Figure 1: (A) Low, (B) average, (C) high volume fraction lattice structures, and (D) functionally graded lattice (FGL) structure used in the current research for samples No. 5 and No. 6 exclusively (diameter of lattice structures are 20 mm).
Figure 2: Schematic of material with FGL structure (during preparation before SPSing).

In order to assess the influence of diamond particles size, nickel coating percentage (coating thickness), and lattice parameters, six samples were produced and are described in Table 1. The samples were designed so that each pair of samples can be compared to trace some specific effect. Sample No. 2 had finer diamond particles size than No. 1; heating/sintering time was shorter and the pressure was higher for sample No. 2 to reduce the risk of graphite formation. A similar effect can be studied with the help of samples No. 3 and No. 4 while these two samples were having thinner Ni coating on diamond particles that allows tracing this effect as well. Samples No. 1-4 and No. 7 were lattice-free, whereas lattice-included No. 5 and No. 6 had similar composition (diamond grain size and nickel coating thickness) and sintering conditions as No. 2 and No. 4, respectively (Table 1). In order to provide similar diamond particle content in composite materials of No. 5 and No. 6 with Ti6Al4V lattice structure, the titanium powder content was reduced during SPS (Table 1).

Table 1: Composition of samples and SPS sintering conditions.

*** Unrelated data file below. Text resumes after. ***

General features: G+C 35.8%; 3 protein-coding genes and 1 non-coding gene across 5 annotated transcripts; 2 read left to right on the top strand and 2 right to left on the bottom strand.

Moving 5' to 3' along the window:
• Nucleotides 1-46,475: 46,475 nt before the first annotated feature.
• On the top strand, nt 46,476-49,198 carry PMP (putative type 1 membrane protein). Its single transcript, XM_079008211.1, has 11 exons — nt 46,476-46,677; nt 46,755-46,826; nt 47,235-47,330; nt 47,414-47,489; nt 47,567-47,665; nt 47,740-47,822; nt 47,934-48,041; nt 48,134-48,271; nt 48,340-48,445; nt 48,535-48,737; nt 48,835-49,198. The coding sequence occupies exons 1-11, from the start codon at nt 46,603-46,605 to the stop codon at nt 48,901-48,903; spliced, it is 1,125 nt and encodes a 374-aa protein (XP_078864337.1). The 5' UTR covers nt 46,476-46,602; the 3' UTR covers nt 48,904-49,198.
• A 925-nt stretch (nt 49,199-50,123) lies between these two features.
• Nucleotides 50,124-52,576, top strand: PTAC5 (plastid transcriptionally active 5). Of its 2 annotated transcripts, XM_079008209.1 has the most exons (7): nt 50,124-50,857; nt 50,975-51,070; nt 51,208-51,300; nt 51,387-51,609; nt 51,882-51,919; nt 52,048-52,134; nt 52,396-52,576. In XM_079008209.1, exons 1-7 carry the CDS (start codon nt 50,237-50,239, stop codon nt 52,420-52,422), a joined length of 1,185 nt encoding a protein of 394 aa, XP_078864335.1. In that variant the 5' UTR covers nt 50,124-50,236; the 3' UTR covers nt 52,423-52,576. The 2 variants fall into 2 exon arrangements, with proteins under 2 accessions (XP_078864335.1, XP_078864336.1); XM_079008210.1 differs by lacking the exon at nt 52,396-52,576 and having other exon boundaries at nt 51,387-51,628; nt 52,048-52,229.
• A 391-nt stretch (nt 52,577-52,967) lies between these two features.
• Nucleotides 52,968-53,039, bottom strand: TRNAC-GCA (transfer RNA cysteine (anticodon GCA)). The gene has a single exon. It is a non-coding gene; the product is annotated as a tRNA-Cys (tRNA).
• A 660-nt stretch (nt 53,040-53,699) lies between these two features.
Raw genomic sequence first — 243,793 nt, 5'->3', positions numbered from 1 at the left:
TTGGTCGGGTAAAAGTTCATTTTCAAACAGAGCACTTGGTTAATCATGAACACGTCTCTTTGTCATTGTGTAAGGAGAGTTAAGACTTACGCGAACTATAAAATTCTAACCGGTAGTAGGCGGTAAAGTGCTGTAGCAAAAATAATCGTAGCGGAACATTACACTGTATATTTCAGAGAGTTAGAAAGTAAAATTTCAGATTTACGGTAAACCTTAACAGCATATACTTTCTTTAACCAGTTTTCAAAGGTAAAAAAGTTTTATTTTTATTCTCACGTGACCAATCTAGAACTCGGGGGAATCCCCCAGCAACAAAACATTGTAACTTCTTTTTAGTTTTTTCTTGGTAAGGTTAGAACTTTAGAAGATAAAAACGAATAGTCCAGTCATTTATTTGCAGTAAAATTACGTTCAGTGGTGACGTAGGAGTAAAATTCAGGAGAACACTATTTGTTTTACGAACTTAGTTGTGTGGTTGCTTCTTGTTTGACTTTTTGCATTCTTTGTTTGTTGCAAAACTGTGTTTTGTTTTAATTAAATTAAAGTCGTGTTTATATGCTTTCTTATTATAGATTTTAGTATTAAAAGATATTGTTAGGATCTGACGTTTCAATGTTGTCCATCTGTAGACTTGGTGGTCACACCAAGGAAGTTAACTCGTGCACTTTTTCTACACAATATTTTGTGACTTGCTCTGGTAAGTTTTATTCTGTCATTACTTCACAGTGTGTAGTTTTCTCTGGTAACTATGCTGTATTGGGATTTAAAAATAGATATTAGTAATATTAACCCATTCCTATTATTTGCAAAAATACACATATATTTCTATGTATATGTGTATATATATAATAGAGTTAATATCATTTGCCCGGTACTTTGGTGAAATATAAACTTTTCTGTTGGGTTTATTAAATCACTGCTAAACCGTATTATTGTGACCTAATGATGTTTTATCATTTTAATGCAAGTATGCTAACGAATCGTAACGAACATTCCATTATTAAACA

The sintering device that was used for consolidation of nickel-coated diamond particles with titanium lattice structures was made by FCT Systeme GmbH. Such a device can enable 1000°C/min heating rate and 100 MPa (32 kN force for 20 mm diameter mold) pressure for samples. The machine is installed into glovebox form MBRAUN Systeme GmbH to perform all powder charging and weighting operations in a nitrogen atmosphere (to avoid their oxidation). Exemplary SPS sequence for sample No. 1 is presented in Figure 3. The main challenge regarding diamond particles incorporation into composites with a metallic or ceramic matrix with high melting temperature is discussed in the literature as graphitization phenomena [9]. In order to prevent graphitization, the SPS temperature of diamond-containing samples was kept below 900°C. However, some graphitization is not a major problem [10]. In order to remove the possible presence of water or hydrogen, the powders were preheated to 260°C and hold at 10 MPa pressure as it is shown in Figure 3. It was experimentally proved that such a step is improving consolidation and resulting in a lower level of graphitization and better properties (porosity, strength, and hardness) of the final composite material. Most important differences of SPS rather than conventional powder metallurgy techniques were fast heating, fast cooling, and simultaneous application of pressure and temperature. The increase in temperature to 860°C and pressure up to 50 MPa (Figure 3) enabled achieving high densification level (> 98 %).